Stopping treatment after having breast cancer can be both liberating and terrifying. While it may be nice to end the treatments and medications and the side effects and complications that can go with them, it can also be scary to leave the almost constant care of doctors and the treatments that got you to the point where you are now. However, there is an increasing demand for continued care for survivors, not just patients, and oncologists are stepping up to take on this responsibility.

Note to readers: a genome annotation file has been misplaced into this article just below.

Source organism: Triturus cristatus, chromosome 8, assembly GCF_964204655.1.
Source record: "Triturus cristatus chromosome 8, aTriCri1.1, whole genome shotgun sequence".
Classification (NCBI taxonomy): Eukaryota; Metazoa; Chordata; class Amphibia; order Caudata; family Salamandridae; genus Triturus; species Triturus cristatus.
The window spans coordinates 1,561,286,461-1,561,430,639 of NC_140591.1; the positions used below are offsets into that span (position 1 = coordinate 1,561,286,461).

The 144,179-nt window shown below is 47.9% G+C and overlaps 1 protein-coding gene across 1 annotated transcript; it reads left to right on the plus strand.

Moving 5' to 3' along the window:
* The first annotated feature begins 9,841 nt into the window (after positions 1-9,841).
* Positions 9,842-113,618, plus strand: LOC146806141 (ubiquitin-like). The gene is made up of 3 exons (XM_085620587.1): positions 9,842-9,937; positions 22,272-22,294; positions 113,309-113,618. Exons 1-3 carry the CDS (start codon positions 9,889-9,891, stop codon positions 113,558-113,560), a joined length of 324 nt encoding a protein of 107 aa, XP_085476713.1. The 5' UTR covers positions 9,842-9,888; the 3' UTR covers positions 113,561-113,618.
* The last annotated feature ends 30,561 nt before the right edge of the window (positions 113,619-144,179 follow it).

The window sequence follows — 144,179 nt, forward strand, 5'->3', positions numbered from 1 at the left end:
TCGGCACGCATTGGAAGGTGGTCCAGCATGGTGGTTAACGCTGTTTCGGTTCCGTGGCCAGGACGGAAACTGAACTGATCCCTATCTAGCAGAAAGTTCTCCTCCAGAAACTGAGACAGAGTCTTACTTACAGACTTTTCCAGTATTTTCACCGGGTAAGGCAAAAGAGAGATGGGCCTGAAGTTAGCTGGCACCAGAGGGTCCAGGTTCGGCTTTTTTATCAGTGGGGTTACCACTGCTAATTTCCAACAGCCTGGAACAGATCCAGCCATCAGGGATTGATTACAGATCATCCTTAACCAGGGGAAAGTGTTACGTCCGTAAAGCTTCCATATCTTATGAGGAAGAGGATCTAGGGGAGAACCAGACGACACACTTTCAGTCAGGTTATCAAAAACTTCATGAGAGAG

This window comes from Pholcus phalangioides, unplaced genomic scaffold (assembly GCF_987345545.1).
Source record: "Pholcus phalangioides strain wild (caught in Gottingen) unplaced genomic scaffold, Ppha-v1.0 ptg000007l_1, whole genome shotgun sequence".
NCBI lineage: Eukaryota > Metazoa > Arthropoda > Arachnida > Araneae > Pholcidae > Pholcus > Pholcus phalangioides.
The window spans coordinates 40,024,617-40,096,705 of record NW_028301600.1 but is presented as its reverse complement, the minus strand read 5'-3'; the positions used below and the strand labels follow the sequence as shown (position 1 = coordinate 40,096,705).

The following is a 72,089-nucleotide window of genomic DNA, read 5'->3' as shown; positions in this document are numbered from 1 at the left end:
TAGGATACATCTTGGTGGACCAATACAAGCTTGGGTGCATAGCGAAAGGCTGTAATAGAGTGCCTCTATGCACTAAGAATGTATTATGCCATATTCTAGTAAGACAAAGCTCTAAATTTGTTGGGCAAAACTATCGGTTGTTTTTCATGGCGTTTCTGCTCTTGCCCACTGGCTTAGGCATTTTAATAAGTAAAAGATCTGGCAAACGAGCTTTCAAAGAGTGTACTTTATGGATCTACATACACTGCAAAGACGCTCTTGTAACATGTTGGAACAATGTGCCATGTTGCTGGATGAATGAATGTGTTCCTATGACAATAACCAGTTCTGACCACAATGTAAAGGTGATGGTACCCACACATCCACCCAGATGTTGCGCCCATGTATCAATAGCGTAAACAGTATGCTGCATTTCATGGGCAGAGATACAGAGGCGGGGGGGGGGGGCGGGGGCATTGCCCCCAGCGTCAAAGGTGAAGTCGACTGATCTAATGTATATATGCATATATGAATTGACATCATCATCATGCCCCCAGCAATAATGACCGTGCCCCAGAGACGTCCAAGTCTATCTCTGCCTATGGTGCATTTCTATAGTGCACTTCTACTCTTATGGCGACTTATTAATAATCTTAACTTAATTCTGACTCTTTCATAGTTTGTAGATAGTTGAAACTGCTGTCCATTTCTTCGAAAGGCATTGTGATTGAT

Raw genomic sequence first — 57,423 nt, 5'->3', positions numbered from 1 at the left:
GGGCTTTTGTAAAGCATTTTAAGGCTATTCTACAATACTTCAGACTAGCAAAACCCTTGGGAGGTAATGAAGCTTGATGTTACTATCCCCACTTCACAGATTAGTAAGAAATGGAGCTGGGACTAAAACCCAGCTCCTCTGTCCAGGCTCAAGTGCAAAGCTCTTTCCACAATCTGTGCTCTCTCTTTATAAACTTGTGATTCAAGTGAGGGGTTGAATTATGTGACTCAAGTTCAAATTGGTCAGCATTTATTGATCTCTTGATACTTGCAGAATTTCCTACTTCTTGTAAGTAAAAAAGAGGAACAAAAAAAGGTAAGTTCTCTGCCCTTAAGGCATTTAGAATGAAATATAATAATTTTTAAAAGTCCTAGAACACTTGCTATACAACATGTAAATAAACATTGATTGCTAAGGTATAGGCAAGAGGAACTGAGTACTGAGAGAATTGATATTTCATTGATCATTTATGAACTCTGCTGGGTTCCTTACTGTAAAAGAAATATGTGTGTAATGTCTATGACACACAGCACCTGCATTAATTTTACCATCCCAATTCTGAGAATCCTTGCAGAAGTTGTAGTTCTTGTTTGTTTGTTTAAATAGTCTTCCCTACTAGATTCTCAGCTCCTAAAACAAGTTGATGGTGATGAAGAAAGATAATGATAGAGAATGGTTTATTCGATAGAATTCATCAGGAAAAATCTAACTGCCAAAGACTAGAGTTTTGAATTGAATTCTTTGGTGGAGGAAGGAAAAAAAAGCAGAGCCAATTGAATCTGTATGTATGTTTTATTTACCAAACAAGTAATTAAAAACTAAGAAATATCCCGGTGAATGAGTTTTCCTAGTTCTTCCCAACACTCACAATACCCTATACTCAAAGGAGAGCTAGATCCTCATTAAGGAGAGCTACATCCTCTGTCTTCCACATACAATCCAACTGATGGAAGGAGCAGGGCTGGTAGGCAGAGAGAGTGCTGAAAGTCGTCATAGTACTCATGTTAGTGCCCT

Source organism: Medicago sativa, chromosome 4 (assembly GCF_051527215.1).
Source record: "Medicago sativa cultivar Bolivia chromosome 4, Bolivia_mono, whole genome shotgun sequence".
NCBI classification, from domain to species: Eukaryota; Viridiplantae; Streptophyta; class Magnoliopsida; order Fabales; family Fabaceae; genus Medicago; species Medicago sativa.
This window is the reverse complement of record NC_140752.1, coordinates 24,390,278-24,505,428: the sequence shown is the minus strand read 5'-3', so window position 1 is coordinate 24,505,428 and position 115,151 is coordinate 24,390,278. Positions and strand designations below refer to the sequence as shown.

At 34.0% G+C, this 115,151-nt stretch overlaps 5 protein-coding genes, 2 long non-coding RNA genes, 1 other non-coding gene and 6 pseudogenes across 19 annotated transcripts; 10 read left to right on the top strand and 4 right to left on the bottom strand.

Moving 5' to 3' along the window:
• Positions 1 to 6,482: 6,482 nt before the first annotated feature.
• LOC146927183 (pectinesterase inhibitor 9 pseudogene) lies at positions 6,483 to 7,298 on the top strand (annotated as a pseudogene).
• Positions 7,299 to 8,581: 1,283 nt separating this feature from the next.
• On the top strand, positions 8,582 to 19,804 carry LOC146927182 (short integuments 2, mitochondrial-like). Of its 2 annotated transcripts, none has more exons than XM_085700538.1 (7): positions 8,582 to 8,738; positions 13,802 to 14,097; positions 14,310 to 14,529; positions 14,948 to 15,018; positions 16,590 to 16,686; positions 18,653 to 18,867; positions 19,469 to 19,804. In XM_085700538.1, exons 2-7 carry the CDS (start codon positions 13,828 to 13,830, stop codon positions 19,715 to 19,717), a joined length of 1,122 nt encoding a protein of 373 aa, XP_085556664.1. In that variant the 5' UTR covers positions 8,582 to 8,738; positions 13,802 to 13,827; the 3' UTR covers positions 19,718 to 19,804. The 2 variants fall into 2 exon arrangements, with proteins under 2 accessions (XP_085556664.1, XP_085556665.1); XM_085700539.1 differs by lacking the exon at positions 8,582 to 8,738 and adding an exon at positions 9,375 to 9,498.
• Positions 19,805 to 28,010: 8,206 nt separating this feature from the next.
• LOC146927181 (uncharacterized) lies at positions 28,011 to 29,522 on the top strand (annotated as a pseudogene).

Breast Cancer News Editor's Note: Science and health news outlet EurekAlert! published yesterday an interesting summary of a Lancet study on luteinizing hormone-releasing hormone (LH-RH) agonists, drugs that decrease the level of estrogen and other sex hormones in women. LH-RH agonists for breast cancer treatment are used in…